Capitalism versus socialism, marriages of convenience, ambition, alcoholism, a pink buffalo and some Zulu dancers – it’s all there in Vishal Bhardwaj’s mad, trippy satire. There is no subtext – it’s all there to be read in black (like the comedy) and pink (like the politics). When a bottle of drink is offered to a character who calls himself Mao, Mandola suggests he takes the one on the left.
So who are Matru, Bijlee, and Mandola? Mandola (Pankaj Kapur) is a powerful landowner with dreams of cranes, cement and chrome edifices replacing his farmlands. The farmers despise Mandola. But when Mandola drinks his favourite local brew, Gulabo, his inner socialist is awakened, to the extent that he leads a protest against himself! The colour of Mandola’s socialism is pink. When he has one too many, his driver Matru (Imran Khan), a JNU graduate, is enlisted to keep Mandola off the bottle, but Matru is only too happy to make it one more for the road. Matru, on his part, also has an alter ego, of the card-carrying kind. Together the pair gets up to all kinds of crazy antics such as going for a long night walk in an airplane!
In the Haryanvi hinterland village named after him, Mandola is in cahoots with a local politician played by Shabana Azmi. Mandola needs her to convert his farmlands into a Special Economic Zone. The ambitious and manipulative lady has struck a deal to marry her son (Arya Babbar) off to Mandola’s daughter Bijlee (Anushka Sharma) thereby cementing their financial alliance as well and ensuring she is flush with funds to fight for a Delhi seat. She’s the kind of person who toasts a victory with not ‘cheers’ but ‘kursiyaan’!
Free-spirited Bijlee, with a Meena Kumari complex, follows her father’s mercenary blueprint to a point, but she’s torn between abundant riches and true love. In this them-versus-us story, director-writer Bhardwaj includes some random elements e.g. Zulu dancers, my only explanation for which was to allow Bhardwaj to justify the African rhythms and instrumentation in some of his compositions. Though his soundtracks for Omkara and Saat Khoon Maaf were enjoyable, this time the songs are sometimes detrimental to the flow of the narrative. But his background score scores high points. The production design (including locations) is also worthy of mention.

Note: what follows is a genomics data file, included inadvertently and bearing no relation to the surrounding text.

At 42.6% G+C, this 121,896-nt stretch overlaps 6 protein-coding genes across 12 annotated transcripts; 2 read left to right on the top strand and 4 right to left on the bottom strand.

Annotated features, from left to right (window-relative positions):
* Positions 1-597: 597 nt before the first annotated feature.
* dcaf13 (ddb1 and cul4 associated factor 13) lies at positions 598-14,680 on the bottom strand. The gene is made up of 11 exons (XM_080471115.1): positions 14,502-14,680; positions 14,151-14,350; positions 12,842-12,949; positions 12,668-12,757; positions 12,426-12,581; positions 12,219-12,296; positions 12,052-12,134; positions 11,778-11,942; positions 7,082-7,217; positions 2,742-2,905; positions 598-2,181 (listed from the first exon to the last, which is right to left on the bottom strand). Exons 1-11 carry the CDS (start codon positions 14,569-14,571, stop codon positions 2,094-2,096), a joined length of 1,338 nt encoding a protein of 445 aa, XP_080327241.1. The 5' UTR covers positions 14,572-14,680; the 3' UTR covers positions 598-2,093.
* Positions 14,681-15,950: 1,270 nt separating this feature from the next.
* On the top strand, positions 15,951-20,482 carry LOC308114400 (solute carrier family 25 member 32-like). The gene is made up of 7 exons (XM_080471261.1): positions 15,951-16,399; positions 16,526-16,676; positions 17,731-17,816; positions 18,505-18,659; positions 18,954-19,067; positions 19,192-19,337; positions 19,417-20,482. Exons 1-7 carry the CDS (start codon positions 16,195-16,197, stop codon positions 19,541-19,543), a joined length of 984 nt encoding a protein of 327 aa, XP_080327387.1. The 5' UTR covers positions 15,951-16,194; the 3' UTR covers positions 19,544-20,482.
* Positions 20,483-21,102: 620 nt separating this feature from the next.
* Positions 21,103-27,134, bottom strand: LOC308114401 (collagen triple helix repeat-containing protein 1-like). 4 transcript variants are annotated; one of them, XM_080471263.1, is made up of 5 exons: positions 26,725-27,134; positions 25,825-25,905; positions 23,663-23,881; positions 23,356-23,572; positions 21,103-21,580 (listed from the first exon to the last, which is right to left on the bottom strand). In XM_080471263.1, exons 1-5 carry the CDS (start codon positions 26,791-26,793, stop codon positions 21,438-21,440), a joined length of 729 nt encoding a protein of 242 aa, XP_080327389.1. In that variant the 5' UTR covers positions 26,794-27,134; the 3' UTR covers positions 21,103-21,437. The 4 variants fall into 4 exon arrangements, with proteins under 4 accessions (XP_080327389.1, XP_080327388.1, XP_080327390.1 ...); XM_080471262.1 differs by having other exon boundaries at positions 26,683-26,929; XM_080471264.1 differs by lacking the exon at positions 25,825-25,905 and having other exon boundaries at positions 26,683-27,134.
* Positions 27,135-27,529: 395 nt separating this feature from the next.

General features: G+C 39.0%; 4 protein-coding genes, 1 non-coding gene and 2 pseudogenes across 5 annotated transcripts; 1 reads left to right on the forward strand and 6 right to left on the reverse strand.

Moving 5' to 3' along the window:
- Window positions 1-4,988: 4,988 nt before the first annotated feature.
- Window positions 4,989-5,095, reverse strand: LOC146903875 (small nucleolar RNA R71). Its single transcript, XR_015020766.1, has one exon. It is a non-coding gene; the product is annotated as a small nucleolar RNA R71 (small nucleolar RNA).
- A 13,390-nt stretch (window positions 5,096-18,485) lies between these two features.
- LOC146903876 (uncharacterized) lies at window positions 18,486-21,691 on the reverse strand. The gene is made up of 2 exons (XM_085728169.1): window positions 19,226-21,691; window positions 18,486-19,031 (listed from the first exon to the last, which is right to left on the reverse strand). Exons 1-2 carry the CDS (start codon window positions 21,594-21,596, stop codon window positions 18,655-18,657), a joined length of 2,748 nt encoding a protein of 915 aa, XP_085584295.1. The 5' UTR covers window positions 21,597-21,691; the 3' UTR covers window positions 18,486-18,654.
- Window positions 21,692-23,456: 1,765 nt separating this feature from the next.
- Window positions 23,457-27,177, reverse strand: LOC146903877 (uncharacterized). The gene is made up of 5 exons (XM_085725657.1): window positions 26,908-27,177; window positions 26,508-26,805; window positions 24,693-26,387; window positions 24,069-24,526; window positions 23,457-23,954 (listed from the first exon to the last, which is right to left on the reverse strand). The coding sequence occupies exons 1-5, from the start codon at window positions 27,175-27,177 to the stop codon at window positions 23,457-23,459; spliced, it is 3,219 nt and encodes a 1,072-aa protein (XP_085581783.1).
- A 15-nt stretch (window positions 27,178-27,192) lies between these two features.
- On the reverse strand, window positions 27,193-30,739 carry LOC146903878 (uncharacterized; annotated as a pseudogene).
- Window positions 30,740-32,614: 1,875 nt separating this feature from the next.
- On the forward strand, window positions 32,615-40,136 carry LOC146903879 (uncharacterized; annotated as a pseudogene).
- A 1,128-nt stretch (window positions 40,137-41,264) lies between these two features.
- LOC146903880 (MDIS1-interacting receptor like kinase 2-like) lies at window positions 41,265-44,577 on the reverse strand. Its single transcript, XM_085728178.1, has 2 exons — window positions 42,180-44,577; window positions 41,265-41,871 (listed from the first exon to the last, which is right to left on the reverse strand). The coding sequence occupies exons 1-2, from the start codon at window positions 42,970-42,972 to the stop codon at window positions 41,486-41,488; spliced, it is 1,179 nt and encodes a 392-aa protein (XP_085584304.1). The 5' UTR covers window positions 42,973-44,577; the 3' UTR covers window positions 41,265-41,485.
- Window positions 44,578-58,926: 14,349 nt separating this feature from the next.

Imran Khan steps out of his comfort zone with this movie. He fumbles occasionally, but makes up for that with an enthusiastic effort. Anushka Sharma is a facsimile of every role she has played to date – loud, bubbly, unabashed, northern girl. The only scene that brought out some variety was when she gets plastered on her wedding day. Arya Babbar is hammy but Azmi is in fine form, as always. Her scenes with Pankaj Kapur are dynamite, and while he describes her as delicious, it is really his performance that is delicious. He plays the slurring drunk with unbelievable credibility and then the fierce feudal lord with as much zeal, creating two diametrically opposed characters. You almost want to see him adopting the gulabi buffalo as a pet. If for no other reason, this film should be watched for his electric performance.
This black comedy may not be palatable to all, but if you are willing to go with the flow, accept the madness and the humour, you might just be surprised at the fun you will have. Vishal Bhardwaj is an individualistic and imaginative filmmaker willing to take risks. He also writes characters like Mandola for a brilliant actor like Kapur. If only he had cast commercial considerations aside, this blending of absurdity and satire might have risen beyond the inadequately layered material.